“We’re trying to show them, hey, Mexico and SENASICA, they’re doing their developments, FDA and the U.S. they’re doing their developments, let’s make sure that we’re working together though, so its not two independent systems,” Galeazzi said. “There’s harmony in the systems and they’re both equivalent.”
TIPA has also been keeping a watchful eye on the recent salmonella outbreak in yellow Maradol papayas from Mexico, Galeazzi said. Outbreaks like that can have a significant affect on the entire produce industry.
“Well obviously watching for the papaya outbreak,” Galeazzi said. “They finally found a farm that’s good, so now we’re going to start seeing some positive news come up with the industry. Because when you have an outbreak like that and you get the information, they say well, it was Mexico papayas, and we heard them talk about it.
“It doesn’t just affect the Mexico papayas it affects all papayas. Ultimately it affects all of the produce industry because if the American consumer and the Mexican consumers sees another fresh produce outbreak, they avoid the entire fresh produce isle. They don’t just avoid papayas, and so our concern is when we have issues like that and there’s no control, we affect the entire industry. So we’re really trying to keep an eye and make sure that we work as best as possible so they understand the supply chain.”
Editor’s Note: In addition to the above story by Jacqueline Arias, our Tamaulipas reporter, Blanca Zumaya filed a story about the conference in Spanish. Here it is:
Tamaulipas participa en reunión con comercializadores de productos perecederos de Texas
El evento se realizó en el Centro de Convenciones de la ciudad de McAllen, en donde se trataron temas referentes a la inocuidad y sanidad de los alimentos que se producen y comercializan a nivel internacional, leyes que afectan al sector y a los productores mexicanos.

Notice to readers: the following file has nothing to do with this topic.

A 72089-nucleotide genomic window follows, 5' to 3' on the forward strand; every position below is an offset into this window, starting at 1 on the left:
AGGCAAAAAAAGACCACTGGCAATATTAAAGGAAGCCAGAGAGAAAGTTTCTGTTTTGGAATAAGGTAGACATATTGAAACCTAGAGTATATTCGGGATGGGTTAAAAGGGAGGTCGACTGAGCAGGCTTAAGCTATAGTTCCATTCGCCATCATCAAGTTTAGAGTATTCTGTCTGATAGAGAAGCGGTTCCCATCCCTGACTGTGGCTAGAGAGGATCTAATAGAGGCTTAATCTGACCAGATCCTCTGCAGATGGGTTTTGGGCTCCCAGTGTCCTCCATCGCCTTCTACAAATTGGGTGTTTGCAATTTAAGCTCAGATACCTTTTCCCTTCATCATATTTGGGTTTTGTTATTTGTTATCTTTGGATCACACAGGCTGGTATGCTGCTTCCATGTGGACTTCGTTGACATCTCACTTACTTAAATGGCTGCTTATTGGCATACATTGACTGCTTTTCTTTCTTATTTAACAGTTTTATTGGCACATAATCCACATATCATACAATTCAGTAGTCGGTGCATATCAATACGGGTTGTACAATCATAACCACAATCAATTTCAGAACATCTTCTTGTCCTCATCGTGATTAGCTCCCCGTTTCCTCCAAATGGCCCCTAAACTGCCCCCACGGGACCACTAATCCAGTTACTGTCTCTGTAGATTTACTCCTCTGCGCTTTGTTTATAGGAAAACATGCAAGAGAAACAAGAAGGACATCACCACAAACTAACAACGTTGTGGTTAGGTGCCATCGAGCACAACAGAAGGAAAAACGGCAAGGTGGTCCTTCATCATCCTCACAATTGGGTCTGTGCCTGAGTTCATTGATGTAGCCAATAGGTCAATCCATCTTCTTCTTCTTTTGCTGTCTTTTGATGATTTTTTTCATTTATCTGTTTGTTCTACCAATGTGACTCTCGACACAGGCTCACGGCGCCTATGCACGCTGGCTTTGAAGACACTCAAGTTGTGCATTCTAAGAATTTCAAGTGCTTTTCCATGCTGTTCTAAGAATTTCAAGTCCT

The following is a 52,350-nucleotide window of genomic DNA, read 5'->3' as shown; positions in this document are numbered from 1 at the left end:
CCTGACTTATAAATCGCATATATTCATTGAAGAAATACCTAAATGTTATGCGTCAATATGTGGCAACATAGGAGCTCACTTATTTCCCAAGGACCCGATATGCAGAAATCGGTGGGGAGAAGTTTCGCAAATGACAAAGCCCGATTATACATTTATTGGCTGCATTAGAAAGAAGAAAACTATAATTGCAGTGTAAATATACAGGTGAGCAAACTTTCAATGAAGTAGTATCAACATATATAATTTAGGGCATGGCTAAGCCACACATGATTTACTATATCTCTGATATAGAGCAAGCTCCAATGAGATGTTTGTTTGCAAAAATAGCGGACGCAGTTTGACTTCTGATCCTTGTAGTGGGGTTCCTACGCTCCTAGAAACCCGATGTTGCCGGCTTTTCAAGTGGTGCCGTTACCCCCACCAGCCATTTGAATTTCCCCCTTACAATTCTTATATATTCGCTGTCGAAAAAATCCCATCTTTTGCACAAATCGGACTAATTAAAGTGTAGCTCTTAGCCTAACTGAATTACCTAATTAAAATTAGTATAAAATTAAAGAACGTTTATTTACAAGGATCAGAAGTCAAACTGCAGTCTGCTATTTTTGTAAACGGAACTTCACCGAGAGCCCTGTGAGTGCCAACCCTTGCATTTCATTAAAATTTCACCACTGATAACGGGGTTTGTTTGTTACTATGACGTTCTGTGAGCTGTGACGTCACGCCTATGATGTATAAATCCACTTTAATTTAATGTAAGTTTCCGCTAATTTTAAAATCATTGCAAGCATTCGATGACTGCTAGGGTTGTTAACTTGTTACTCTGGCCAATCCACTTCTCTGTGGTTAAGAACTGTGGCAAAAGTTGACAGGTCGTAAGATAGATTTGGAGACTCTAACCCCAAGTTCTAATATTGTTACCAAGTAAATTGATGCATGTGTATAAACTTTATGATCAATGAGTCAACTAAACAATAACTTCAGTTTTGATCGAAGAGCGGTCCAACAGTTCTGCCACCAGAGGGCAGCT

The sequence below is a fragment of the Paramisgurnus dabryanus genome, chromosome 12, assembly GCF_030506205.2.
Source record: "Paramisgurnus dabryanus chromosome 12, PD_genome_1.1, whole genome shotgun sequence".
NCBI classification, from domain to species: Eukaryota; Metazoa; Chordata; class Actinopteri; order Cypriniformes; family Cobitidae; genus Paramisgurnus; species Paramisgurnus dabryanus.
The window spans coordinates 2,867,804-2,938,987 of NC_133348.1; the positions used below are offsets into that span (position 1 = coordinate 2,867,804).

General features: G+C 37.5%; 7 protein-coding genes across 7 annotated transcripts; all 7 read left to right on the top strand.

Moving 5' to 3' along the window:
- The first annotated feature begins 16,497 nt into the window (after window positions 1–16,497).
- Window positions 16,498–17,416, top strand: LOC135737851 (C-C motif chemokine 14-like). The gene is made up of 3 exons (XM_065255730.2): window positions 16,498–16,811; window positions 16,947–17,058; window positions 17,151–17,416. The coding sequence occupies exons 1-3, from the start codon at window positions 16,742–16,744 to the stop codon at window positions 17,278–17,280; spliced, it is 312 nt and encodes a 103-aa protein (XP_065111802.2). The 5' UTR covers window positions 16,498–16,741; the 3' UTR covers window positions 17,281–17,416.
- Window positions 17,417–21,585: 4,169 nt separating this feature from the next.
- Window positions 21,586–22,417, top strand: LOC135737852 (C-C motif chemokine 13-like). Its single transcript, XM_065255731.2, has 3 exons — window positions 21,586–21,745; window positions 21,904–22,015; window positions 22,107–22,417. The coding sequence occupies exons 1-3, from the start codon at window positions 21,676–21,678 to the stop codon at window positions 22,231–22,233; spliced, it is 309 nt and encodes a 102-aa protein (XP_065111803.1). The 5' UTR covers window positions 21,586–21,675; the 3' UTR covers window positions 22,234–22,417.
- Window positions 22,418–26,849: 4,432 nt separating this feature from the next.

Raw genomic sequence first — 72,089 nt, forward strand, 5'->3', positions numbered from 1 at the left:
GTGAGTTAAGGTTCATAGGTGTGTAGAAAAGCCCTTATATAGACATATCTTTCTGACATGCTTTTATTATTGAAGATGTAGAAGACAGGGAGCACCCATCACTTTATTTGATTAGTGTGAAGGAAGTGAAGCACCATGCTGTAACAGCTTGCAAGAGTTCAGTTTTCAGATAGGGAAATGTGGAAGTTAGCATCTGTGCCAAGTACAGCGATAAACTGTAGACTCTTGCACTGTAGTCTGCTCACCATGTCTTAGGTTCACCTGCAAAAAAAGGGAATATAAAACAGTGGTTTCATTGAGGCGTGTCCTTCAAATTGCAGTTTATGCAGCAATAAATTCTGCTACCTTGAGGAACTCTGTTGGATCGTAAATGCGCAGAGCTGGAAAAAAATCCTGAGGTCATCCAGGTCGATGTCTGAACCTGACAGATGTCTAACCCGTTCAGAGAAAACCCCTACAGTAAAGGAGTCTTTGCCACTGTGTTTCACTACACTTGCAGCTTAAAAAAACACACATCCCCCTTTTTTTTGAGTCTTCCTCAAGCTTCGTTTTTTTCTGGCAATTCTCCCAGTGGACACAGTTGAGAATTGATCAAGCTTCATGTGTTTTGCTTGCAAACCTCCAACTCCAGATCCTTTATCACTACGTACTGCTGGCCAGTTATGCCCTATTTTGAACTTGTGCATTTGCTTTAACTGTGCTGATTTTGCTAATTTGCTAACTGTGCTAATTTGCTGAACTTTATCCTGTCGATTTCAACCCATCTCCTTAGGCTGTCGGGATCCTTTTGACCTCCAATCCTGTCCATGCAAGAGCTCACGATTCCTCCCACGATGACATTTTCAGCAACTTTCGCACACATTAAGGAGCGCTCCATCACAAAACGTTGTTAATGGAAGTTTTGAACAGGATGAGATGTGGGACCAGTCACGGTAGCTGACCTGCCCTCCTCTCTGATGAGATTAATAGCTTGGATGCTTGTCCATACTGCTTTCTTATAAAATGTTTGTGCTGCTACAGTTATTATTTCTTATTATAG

En la reunión estuvieron los Secretarios de Desarrollo Rural de los estados de Colima, Aguascalientes, Estado de México, representantes de SENASICA, de los Comités Estatales de Sanidad Vegetal y el Director de PyMES Rurales de la Secretaria de Desarrollo Rural, Patricio Ramírez Garza.
En el evento estuvo presente Dante Galeazzi, representante de Texas Internacional Produce Association (TIPA); Rigo Villarreal, Superintendente de los Puentes Internacionales McAllen-Hidalgo y Anzaldúas, además del Director del Puente de Pharr, Luis Bazán.
Ariel Longoria indico que este tipo de reuniones fortalecen la cooperación y relación bilateral en beneficio de los productores tamaulipecos y de México.
Posteriormente el secretario de desarrollo rural junto a Jaymie Forrest, Directora Comercial y Jefa de la Cadena de Suministro de la empresa SCANTECH realizo un recorrido por las instalaciones donde se procesa con irradiación eléctrica a los productos perecederos para asegurar la inocuidad y prolongar su vida en los anaqueles.
Ahí el Secretario Ariel Longoria y el Director de PyMES Rurales de la Secretaria de Desarrollo Rural, Patricio Ramírez Garza, constataron que la empresa cuenta con instalaciones inteligentes para el tratamiento de los productos perecederos en sus empaques de origen.
La empresa localizada en Mc Allen, ayuda a toda la cadena de suministro, desde agricultores y empacadores, a incrementar la calidad de los productos perecederos.
Cabe destacar que en el recorrido también estuvieron presentes los Secretarios de Desarrollo Rural de los estados de Colima, Aguascalientes, Estado de México, representantes de SENASICA, de los Comités Estatales de Sanidad Vegetal, Dante Galeazzi, representante de Texas Internacional Produce Association (TIPA); entre otros funcionarios estadounidenses.